FORT SILL, Okla. -- Artillery troops here are testing updates to the Advanced Field Artillery Tactical Data System (AFATDS), while providing feedback on what works and what does not on the sophisticated fire support system.

AFATDS provides fully automated support for planning, coordinating, controlling and executing fires and effects such as mortars, field artillery cannons, rockets and missiles, close air support, attack aviation and naval surface fire-support systems.

"While interoperating with Marine, Navy and Air Force command and control systems, as well as NATO artillery systems," explained Maj. Rachel Mullholland, AFATDS test officer, "AFATDS pairs targets to other weapons to deliver best use of fire-support assets and execution of fire missions."

Mullholland said other artillery weapon systems such as Paladins, Triple-7 towed cannons, and Multiple Launch Rocket Systems are able to communicate with AFATDs, receiving and reacting in dry fire modes to missions directed via AFATDS.

"The updates use situational awareness, intelligence and targeting data in near real-time to make targeting decisions that align with Mission Command guidance," she said.

During testing, various other systems used by the Marine Corps, Air Force, and Navy will interact with AFATDS to provide it with a realistic mission load to process.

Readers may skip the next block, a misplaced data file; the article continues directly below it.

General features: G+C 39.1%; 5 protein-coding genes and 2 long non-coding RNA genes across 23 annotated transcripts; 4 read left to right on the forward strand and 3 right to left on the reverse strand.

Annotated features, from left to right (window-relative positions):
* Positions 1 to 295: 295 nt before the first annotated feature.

"The primary driver for this software intensive exercise will be the Extensible Command, Control, Communications, and Computers Integrated (C4I) Instrumentation Suite known as ExCIS," said Mr. Jeff Long, instrumentation specialist at FSTD.

"ExCIS will run a scenario to provide a realistic workload on the AFATDS and supporting systems, and then collect all digital data between the systems and reduce the data into reports for the Army Evaluation Center to analyze."

"Testing gives a program manager the answers they need to make this advanced software work the way Soldiers expect it to on the battlefield," Mullholland said.

"We have the world's finest artillery Soldiers and they should have equipment that quickly processes the enemy's activities and provides solutions so Soldiers can win wars."

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About the U.S. Army Operational Test Command:

Operational testing began Oct. 1, 1969, and as the Army's only independent operational tester, OTC is celebrating "50 Years of Operational Testing." The unit taps the "Total Army" (Active, National Guard, and Reserve) when testing Army, joint, and multi-service warfighting systems in realistic operational environments, using typical Soldiers to determine whether the systems are effective, suitable, and survivable. OTC is required by public law to test major systems before they are fielded to its ultimate customer -- the American Soldier.

The Fire Support Test Directorate -- the longest standing test directorate of OTC -- prides itself in being a part of the Army's operational testers since 1902. FSTD conducts tests of current and future artillery systems in realistic environments, using representative Soldiers and/or Marines to provide Program Managers the necessary information to make informed decisions on those programs.